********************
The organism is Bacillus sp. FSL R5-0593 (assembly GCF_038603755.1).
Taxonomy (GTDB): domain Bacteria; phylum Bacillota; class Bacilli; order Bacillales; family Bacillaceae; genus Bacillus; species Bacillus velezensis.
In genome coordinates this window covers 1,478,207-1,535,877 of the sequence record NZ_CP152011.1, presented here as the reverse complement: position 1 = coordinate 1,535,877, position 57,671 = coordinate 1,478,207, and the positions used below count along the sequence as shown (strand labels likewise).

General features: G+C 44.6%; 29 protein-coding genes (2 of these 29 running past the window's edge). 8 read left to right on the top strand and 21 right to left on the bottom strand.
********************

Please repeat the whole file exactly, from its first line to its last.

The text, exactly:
The organism is Bacillus sp. FSL R5-0593 (assembly GCF_038603755.1).
Taxonomy (GTDB): domain Bacteria; phylum Bacillota; class Bacilli; order Bacillales; family Bacillaceae; genus Bacillus; species Bacillus velezensis.
In genome coordinates this window covers 1,478,207-1,535,877 of the sequence record NZ_CP152011.1, presented here as the reverse complement: position 1 = coordinate 1,535,877, position 57,671 = coordinate 1,478,207, and the positions used below count along the sequence as shown (strand labels likewise).

General features: G+C 44.6%; 29 protein-coding genes (2 of these 29 running past the window's edge). 8 read left to right on the top strand and 21 right to left on the bottom strand.